If you’re a responsible landlord, you may well already carry out EICR (electrical installation condition report) checks regularly on all your properties. From 1st April, however, this will be a legal requirement, with fines up to £30,000 for failure to comply.
What Is the EICR?
An EICR is the document that an electrician issues after carrying out an inspection on the electrical equipment in a property. Depending on the results of the inspection, the document will either specify repairs or replacements needed, or it will certify that the equipment can continue to be used safely.
Since June last year, landlords have been legally obliged to have an EICR for new tenancies, but this is now being extended to all privately rented properties. The tests, which are valid for five years, cost between £150 and £300, depending on the property, and all costs must be borne by the landlord.
Why Has the Law Changed?
Electrical safety testing has been common for many years among responsible landlords who are concerned for the safety of their tenants. Unfortunately, this hasn’t been universal. Some of the landlords who haven’t been carrying out the tests may have been unscrupulously cutting corners, but others may simply not have realised the importance.
However, the issue has been highlighted by two tragic deaths due to faulty electrical equipment in privately rented properties. In one, back in 2008, Thirza Whittall was electrocuted in the bath in a property whose equipment hadn’t been checked for 27 years.
A more recent case involved the death of Professor John Alliston in 2019, electrocuted by a faulty cable that had become unexpected live. It was at the inquest of Professor Alliston that the coroner recommended compulsory electrical safety testing for the private rental sector.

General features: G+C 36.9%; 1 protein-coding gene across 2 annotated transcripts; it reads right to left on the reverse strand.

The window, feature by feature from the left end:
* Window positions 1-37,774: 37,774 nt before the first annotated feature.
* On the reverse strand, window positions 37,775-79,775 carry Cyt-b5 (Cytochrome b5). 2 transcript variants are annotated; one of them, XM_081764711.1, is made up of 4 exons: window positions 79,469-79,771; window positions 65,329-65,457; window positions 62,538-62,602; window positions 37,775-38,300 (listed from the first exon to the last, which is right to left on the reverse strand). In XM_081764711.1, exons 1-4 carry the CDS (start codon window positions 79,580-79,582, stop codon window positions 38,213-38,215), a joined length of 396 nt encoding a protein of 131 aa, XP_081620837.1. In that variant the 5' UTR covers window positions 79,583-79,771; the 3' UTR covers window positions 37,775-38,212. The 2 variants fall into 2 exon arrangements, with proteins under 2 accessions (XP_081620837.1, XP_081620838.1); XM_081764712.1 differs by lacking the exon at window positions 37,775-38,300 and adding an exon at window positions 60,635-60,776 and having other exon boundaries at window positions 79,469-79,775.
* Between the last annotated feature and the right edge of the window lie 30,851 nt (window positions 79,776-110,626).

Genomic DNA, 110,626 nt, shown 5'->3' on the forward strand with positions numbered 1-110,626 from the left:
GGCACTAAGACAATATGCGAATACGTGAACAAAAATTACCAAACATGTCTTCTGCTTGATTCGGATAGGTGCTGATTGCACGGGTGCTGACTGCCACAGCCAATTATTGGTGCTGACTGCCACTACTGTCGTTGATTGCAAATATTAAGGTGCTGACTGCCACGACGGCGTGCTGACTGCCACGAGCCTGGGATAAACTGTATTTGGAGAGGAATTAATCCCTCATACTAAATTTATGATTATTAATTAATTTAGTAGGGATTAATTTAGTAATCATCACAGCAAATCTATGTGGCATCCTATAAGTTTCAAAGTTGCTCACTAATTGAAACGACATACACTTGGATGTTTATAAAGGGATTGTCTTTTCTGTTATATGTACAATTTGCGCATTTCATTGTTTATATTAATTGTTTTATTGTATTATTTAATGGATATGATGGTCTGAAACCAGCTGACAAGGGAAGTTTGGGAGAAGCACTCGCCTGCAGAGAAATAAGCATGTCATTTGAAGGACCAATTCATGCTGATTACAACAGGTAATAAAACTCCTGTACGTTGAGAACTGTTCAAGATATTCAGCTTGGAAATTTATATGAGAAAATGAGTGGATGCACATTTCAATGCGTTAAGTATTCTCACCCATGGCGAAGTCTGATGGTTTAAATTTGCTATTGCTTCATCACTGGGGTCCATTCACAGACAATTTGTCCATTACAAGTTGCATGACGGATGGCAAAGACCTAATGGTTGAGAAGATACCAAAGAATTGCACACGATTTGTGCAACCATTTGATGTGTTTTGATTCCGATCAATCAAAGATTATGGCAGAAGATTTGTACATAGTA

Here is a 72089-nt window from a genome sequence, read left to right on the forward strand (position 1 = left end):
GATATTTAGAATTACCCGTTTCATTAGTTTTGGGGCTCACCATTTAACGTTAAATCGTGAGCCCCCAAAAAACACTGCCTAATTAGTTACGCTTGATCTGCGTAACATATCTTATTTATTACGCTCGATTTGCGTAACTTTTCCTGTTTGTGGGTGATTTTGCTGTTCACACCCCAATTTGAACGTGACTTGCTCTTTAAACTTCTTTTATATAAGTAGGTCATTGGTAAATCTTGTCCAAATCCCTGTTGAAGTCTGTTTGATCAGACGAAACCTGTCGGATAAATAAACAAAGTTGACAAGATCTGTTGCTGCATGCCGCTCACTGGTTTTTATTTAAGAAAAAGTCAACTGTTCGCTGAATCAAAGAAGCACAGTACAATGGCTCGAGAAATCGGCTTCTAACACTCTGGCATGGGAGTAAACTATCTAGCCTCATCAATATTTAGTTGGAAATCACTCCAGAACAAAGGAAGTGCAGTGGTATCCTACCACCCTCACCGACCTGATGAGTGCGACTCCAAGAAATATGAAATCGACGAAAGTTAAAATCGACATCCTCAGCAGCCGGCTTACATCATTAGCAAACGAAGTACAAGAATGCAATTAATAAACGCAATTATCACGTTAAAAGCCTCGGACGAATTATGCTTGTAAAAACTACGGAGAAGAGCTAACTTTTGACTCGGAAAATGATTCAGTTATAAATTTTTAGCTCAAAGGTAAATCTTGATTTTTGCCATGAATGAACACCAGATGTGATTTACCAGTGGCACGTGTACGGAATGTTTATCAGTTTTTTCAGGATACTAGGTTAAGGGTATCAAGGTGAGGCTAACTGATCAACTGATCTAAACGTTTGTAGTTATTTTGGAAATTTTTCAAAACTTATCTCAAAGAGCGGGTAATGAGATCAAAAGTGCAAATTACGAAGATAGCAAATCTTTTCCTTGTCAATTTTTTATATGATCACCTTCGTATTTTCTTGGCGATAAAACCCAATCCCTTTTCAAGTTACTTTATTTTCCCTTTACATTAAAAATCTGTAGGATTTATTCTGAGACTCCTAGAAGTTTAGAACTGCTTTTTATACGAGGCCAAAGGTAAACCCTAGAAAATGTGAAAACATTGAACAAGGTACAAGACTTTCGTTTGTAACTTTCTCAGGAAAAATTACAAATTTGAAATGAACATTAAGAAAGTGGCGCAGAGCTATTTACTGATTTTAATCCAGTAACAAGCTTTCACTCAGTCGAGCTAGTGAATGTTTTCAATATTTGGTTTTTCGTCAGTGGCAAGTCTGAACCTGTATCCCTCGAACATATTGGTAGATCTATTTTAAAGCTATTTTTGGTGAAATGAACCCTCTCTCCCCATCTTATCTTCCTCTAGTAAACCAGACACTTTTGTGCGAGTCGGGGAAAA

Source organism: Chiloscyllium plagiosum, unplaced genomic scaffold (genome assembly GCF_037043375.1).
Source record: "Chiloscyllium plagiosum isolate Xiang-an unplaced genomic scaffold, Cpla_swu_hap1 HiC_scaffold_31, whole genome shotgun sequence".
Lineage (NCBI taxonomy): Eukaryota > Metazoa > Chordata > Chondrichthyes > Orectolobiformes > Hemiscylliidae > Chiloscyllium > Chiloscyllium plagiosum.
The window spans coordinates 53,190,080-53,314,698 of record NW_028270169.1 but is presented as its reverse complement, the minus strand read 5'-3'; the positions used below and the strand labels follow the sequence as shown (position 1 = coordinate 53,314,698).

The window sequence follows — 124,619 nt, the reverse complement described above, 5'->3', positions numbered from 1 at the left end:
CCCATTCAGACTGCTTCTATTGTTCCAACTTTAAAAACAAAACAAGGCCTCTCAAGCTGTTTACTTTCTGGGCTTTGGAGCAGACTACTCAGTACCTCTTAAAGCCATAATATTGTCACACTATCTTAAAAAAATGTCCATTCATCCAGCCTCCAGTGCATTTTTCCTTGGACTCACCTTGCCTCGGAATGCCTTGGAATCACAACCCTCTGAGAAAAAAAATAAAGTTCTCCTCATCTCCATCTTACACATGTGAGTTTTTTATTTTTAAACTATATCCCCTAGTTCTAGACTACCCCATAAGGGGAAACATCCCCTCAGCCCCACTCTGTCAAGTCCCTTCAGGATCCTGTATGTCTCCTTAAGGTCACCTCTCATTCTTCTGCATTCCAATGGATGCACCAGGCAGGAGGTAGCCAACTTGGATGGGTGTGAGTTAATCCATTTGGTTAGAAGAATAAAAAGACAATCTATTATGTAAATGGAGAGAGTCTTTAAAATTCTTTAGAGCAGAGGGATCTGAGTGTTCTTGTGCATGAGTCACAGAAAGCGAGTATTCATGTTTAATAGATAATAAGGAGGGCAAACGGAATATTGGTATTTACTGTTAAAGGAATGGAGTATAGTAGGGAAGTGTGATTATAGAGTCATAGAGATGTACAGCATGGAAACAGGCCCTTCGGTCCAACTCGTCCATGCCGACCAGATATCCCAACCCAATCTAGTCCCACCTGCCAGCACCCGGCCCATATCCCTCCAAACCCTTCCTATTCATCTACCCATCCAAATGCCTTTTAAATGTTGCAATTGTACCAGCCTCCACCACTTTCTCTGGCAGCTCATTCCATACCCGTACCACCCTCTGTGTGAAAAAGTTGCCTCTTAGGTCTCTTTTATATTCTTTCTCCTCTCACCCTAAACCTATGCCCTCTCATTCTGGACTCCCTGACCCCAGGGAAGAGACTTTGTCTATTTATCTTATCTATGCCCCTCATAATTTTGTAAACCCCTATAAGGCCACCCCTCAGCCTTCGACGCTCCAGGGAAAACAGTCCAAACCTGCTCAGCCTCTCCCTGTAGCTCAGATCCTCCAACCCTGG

Benefits for All Concerned
Lesley Rud, chief executive of Electrical Safety First, has welcomed the change in the law:
“Renters will be better protected from the dangers posed by electricity under these new laws. Whilst many good landlords already carry out checks, some do not. These checks will help prevent tragedies like those involving John Alliston and Thirza Whittall from happening to others.”
Responsible landlords will also benefit from gaining peace of mind through the checks. Quite apart from the legal and financial fallout of such a case, would you really want to have the death of a tenant on your conscience for the rest of your life? You can avoid all this, not to mention a £30,000 fine, for an averaged-out cost of £30-£60 a year per property.
Feel free to give me a call if you want to discuss this or any other legal obligation of privately renting out your properties.